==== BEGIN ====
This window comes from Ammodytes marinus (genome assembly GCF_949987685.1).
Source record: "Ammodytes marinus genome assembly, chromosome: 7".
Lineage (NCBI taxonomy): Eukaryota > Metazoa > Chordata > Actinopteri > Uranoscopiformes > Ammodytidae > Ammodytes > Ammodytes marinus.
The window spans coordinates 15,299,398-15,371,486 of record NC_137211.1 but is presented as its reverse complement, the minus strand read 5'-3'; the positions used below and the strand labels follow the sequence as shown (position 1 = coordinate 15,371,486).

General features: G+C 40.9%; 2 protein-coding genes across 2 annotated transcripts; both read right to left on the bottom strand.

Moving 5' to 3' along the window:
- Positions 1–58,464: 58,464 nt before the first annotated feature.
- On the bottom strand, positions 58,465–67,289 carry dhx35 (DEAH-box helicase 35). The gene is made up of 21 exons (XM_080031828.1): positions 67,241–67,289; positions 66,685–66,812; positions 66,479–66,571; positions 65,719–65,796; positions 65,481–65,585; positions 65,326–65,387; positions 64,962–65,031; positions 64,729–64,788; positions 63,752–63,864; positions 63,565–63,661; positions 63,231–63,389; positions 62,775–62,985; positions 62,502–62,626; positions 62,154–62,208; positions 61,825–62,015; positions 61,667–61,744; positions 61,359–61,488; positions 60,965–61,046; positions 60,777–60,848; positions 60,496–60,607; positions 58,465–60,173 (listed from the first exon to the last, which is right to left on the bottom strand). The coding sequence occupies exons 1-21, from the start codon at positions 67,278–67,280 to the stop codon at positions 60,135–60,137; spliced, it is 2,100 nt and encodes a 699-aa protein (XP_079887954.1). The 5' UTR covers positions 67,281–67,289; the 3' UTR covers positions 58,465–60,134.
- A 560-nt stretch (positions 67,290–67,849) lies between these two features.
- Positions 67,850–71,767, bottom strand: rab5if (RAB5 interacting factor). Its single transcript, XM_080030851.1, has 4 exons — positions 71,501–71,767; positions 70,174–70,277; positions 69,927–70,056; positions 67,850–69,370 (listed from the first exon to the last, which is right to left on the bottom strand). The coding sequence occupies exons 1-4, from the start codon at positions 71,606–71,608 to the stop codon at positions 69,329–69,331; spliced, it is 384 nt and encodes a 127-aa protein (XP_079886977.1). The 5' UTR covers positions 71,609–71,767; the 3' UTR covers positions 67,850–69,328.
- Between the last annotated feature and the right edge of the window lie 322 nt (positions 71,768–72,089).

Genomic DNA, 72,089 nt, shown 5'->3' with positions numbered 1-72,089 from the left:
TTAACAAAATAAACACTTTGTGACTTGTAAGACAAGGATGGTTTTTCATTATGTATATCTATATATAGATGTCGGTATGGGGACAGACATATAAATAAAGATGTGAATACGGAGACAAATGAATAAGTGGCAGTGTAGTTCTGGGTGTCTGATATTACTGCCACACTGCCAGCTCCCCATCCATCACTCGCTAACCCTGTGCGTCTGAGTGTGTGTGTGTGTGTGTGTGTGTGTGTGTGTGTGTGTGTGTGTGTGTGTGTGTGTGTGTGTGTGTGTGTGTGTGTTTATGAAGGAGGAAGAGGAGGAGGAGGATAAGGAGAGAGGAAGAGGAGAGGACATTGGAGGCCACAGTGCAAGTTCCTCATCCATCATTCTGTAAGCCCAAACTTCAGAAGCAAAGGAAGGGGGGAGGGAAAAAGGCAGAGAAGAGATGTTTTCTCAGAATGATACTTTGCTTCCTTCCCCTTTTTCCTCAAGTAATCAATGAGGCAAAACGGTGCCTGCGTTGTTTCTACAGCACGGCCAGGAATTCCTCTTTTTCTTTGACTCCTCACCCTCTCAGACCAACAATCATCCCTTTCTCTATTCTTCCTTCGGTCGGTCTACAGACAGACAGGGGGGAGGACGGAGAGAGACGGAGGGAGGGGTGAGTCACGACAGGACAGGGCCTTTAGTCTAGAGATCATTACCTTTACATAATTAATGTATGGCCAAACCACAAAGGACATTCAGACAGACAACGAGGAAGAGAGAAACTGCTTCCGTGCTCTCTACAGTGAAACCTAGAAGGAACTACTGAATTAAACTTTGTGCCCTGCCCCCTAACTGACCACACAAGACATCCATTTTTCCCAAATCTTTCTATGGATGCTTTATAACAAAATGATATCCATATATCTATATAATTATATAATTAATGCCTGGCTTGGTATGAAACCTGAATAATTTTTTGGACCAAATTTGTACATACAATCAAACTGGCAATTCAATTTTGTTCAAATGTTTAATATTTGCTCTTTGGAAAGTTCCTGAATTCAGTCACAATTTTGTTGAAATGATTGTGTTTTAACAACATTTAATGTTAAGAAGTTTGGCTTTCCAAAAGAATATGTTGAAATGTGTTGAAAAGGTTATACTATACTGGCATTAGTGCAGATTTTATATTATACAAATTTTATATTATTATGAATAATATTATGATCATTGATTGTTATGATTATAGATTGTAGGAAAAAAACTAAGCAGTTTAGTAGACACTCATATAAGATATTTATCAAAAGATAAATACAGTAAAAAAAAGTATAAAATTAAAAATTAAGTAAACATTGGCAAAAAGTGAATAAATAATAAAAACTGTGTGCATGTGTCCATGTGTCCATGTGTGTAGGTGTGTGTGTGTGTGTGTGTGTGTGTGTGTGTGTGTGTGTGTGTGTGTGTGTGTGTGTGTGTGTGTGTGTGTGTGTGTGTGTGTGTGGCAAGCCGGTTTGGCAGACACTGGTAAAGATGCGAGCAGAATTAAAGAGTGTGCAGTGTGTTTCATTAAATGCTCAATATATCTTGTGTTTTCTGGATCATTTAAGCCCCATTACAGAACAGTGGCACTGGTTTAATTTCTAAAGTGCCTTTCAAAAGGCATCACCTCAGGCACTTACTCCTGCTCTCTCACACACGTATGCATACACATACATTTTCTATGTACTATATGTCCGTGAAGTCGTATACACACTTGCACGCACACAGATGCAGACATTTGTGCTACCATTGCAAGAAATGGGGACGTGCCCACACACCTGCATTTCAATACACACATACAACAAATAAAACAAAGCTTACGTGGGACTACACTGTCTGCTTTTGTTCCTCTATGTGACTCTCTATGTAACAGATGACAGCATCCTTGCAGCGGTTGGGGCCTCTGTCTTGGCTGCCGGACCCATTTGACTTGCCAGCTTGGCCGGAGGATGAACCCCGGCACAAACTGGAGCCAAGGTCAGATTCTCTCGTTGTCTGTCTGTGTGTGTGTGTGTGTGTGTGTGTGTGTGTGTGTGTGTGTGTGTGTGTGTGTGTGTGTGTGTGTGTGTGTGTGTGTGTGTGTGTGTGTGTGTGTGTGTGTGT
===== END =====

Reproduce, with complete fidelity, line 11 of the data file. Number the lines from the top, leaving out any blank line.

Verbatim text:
- Between the last annotated feature and the right edge of the window lie 322 nt (positions 71,768–72,089).